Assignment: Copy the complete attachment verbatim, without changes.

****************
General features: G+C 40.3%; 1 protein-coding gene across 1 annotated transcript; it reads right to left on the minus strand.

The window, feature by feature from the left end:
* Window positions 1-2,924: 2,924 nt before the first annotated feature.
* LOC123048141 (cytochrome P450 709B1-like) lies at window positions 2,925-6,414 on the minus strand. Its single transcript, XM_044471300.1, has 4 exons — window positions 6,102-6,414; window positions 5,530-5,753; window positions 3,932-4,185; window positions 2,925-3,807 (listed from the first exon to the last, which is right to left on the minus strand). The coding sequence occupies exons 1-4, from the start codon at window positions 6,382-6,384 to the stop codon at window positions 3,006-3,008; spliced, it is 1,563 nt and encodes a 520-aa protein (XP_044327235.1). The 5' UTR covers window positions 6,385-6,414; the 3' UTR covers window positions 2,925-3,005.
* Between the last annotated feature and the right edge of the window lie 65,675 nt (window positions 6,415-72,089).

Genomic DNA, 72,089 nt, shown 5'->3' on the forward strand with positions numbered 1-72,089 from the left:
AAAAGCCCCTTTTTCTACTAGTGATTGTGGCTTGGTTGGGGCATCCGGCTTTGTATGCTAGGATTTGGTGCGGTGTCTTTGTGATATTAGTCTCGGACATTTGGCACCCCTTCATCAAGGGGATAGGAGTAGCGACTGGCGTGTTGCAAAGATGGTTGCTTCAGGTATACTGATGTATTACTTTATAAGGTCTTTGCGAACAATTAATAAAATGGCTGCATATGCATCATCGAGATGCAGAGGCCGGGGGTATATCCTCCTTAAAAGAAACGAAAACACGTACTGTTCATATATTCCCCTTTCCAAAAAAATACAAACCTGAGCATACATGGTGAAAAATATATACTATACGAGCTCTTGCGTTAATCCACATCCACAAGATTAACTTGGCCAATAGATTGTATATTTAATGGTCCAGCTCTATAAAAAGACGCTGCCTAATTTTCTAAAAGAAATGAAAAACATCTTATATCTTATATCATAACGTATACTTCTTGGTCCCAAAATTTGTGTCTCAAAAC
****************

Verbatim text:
General features: G+C 40.3%; 1 protein-coding gene across 1 annotated transcript; it reads right to left on the minus strand.

The window, feature by feature from the left end:
* Window positions 1-2,924: 2,924 nt before the first annotated feature.
* LOC123048141 (cytochrome P450 709B1-like) lies at window positions 2,925-6,414 on the minus strand. Its single transcript, XM_044471300.1, has 4 exons — window positions 6,102-6,414; window positions 5,530-5,753; window positions 3,932-4,185; window positions 2,925-3,807 (listed from the first exon to the last, which is right to left on the minus strand). The coding sequence occupies exons 1-4, from the start codon at window positions 6,382-6,384 to the stop codon at window positions 3,006-3,008; spliced, it is 1,563 nt and encodes a 520-aa protein (XP_044327235.1). The 5' UTR covers window positions 6,385-6,414; the 3' UTR covers window positions 2,925-3,005.
* Between the last annotated feature and the right edge of the window lie 65,675 nt (window positions 6,415-72,089).

Genomic DNA, 72,089 nt, shown 5'->3' on the forward strand with positions numbered 1-72,089 from the left:
AAAAGCCCCTTTTTCTACTAGTGATTGTGGCTTGGTTGGGGCATCCGGCTTTGTATGCTAGGATTTGGTGCGGTGTCTTTGTGATATTAGTCTCGGACATTTGGCACCCCTTCATCAAGGGGATAGGAGTAGCGACTGGCGTGTTGCAAAGATGGTTGCTTCAGGTATACTGATGTATTACTTTATAAGGTCTTTGCGAACAATTAATAAAATGGCTGCATATGCATCATCGAGATGCAGAGGCCGGGGGTATATCCTCCTTAAAAGAAACGAAAACACGTACTGTTCATATATTCCCCTTTCCAAAAAAATACAAACCTGAGCATACATGGTGAAAAATATATACTATACGAGCTCTTGCGTTAATCCACATCCACAAGATTAACTTGGCCAATAGATTGTATATTTAATGGTCCAGCTCTATAAAAAGACGCTGCCTAATTTTCTAAAAGAAATGAAAAACATCTTATATCTTATATCATAACGTATACTTCTTGGTCCCAAAATTTGTGTCTCAAAAC